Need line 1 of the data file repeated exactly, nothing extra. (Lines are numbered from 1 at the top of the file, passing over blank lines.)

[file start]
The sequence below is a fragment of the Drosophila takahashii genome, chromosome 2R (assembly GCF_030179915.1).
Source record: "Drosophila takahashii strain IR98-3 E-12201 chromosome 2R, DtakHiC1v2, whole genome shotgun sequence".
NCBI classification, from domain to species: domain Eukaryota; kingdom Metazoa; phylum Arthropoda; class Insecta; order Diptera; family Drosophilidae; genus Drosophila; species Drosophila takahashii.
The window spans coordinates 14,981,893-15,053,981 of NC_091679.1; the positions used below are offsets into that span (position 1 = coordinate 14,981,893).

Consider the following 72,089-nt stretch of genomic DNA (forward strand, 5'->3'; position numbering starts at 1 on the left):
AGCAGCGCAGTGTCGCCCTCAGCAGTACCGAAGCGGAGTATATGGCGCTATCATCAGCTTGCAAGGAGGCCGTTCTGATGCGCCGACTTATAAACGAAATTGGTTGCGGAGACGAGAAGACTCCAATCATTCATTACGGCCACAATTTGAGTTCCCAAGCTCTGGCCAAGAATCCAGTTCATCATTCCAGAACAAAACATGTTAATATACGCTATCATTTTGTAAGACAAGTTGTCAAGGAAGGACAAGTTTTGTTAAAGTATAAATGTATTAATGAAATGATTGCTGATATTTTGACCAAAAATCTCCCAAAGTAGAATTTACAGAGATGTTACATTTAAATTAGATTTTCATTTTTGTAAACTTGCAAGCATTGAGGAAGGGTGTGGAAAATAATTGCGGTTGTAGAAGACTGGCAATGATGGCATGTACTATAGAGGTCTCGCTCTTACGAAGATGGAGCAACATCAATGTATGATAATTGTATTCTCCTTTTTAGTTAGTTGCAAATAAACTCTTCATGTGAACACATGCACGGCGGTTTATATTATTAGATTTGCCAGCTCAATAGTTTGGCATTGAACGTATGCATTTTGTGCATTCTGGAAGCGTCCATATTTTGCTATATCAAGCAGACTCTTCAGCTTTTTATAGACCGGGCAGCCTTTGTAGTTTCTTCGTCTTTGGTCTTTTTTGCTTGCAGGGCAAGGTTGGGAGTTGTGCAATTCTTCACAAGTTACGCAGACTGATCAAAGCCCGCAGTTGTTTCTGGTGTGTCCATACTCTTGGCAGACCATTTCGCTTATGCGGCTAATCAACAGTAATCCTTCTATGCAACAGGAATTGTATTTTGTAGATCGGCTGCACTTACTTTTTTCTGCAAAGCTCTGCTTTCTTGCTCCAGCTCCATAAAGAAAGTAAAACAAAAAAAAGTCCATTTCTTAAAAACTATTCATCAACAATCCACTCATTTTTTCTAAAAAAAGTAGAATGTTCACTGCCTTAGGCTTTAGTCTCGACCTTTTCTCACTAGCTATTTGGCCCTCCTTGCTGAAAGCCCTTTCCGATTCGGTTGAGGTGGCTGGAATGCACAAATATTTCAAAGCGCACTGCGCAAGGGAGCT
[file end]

The sequence below is a fragment of the Drosophila takahashii genome, chromosome 2R (assembly GCF_030179915.1).